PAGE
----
Review: Dallas Contemporary: Summer Exhibitions

Updated: Jun 18, 2019

A few weeks ago, we visited the Dallas Contemporary to check out what they have on view for the summer. The majority of these exhibitions feature style, clothing and pop culture, and recall the Contemporary's recent and successful Jeremy Scott, "Viva Avant Garde" retrospective and Mary Katrantzou's "Mary, Queen of Prints." The addition of Francesco Clemente's installation and sculpture work diversifies the space.


"Self Service: Twenty-Five Years of Fashion, People and Ideas Reconsidered" is the largest of the four shows currently on view, and includes photos, wall-sized installations, videos, and art books.


Walking into the gallery was an immediately immersive experience. The Contemporary's Web site describes it as stepping into a fashion magazine, and that's exactly right. The wall-sized pieces vary enough in size and scope to not overwhelm the viewer, and at the same time, they're large enough to see a lot of visual detail and get lost in the images.



Self Service Magazine is more of a coffee table book than a magazine. It's one to collect, to re-read, keep archives of and build a library that chronicles a curated look at fashion and style over the course of decades. In that context, it's easy to see what this exhibition got right, and one does not have to be familiar with the magazine to see that it is both timeless and new, with imagery that would feel current today, last year, or 25 years ago. The exhibition, like the magazine, is designed so that each image feels fresh and interesting, it also has a very specific design style that holds everything together.





Ukranian artist Yelena Yemchuk's "Mabel, Betty & Bette" is physically positioned in a narrow corridor between the Clemente installations and "Self Service," making it feel like an extension of and complement to "Self Service" instead of a jarring transition or afterthought. With that said, its tone and content are different, and much more inwardly focused.




This exhibition is comprised of 40 portraits and a short film, and shows three fictional women, the title characters Mabel, Betty and Bette in various scenarios and clothing, inhabited by different "cast members," including models Karen Elson, Carolyn Murphy and Eva Herzigova. Although the costuming is beautifully chosen and Yemchuk has a background in fashion photography, this isn't a fashion exhibition and doesn't try to be. Instead, Yemchuk builds a nuanced and interesting world around these three women, who according to the artist, are meant to be "...one person with three faces. Or one person existing in three different dimensions."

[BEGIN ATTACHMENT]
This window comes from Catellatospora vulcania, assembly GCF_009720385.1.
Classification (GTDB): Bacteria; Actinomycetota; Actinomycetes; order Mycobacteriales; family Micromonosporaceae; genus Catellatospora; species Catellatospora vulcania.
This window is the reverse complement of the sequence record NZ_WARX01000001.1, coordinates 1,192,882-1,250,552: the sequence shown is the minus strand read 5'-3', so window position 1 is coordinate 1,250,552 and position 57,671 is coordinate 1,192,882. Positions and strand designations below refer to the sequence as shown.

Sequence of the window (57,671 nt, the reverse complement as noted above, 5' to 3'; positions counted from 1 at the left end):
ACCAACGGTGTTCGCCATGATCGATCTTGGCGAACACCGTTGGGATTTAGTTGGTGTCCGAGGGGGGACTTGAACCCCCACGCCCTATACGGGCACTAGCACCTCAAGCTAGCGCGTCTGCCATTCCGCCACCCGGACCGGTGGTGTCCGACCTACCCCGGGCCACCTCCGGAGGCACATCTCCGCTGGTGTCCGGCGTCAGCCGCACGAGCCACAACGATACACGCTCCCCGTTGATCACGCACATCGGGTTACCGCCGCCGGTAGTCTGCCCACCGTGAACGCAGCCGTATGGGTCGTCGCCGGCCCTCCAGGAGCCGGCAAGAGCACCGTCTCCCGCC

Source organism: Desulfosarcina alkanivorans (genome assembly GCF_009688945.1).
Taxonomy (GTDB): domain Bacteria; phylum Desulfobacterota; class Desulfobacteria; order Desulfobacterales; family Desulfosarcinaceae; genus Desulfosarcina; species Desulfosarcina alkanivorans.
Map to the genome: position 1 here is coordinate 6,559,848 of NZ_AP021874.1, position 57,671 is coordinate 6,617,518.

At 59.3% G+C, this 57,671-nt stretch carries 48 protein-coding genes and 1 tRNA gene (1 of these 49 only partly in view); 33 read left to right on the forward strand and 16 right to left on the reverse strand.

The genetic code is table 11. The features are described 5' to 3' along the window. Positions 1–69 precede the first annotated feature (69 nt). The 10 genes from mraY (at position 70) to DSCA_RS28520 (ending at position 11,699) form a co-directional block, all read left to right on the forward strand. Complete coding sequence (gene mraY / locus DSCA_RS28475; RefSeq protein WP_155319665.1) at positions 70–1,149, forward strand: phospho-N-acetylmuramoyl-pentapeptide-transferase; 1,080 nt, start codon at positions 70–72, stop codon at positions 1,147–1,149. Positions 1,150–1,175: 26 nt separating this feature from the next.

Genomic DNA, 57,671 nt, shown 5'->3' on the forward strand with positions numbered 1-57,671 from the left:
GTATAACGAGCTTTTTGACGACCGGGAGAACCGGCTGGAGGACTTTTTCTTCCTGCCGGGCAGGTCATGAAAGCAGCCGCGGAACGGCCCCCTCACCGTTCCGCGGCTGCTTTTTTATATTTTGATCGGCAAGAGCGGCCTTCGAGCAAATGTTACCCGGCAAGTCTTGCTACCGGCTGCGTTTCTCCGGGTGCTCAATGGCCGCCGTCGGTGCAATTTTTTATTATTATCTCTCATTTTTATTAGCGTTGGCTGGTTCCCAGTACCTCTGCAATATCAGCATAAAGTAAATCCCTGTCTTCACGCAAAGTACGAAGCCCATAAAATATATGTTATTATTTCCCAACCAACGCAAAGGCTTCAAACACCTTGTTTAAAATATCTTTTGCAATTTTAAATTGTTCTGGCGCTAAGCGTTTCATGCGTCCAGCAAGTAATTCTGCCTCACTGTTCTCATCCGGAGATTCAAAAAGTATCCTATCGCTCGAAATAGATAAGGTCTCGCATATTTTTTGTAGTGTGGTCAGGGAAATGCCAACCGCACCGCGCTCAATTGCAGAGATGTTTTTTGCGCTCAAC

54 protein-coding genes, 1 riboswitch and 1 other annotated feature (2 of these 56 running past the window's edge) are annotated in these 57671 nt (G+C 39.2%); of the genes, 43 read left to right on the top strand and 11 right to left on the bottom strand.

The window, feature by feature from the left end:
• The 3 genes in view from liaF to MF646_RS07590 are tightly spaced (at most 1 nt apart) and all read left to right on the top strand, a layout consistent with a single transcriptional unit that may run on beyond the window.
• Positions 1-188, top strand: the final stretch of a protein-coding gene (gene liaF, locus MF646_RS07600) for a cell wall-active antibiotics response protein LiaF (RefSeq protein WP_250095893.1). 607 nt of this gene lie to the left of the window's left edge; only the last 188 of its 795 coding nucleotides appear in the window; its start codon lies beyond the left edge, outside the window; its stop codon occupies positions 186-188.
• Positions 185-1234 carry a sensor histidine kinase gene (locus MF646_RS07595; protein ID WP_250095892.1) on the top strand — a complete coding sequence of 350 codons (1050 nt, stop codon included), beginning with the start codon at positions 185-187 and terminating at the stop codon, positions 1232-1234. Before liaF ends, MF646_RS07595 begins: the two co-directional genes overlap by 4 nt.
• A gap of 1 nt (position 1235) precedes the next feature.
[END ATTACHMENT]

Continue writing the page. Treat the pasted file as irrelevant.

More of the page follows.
"They’re confused and lost in their expression and places; they’re going through this moment of loss. You’re not sure where and what you are. But I don’t think they’re victims of any kind. Being fragile doesn’t make you not strong. We must be aware of what strength is, vulnerability is strength, as well. To be conscious of all your emotions as a woman."-Yelena Yemchuk, Vice. com Interview.


Italian artist Francesco Clemente's "Watchtowers, Keys, Threads, Gates" includes site-specific murals drawn in sepia pencil and embellished with an Oxblood color, and found-object sculpture that fills a large gallery space.


Clemente's work is often described as "dreamlike" and rightfully so. Walking carefully through the gallery floor feels like exploring a space that is familiar but not. To me, it felt like exploration on a different planet or a recently-evacuated country. Maybe a recently evacuated different planet!


"Francesco Clemente is a contemporary artist known for exploring metaphysical questions of spirituality, mysticism, and the nature of the self." - BrantFoundation.org.

Despite the spare forms, each piece held my attention. Because of the simple, yet deliberate and well-crafted shapes and sparse color use, it was easy for the mind to create its own story around the art and fill in the spaces. There was something a little bleak about this installation, and that was part of its appeal.




There were no cameras allowed in Mario Sorrenti's "Kate." I suspect that's because it focuses on a young Kate Moss at the start of her career, in various states of undress.


"Kate" is a small exhibition, and the most straightforward of the four. There are no bells and whistles, but the photos are beautiful, vulnerable and personal, almost to the point of being intrusive to look at. Moss and Sorrenti had a romantic relationship, and the photos convey a level of comfort and trust between them.

Francesco Clemente, "Watchtowers, Keys, Threads, Gates,"

"Self Service: Twenty-Five Years of Fashion, People and Ideas Reconsidered"

Mario Sorrenti, "Kate" and Yelena Yemchuk, "Mabel, Betty and Bette" are on view through August 25 at the Dallas Contemporary, 161 Glass Street, Dallas. Admission is free, and donations are encouraged.


Currently accepting projects in Dallas, TX and elsewhere.

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Site by Stephanie Khattak. Photos by James Khattak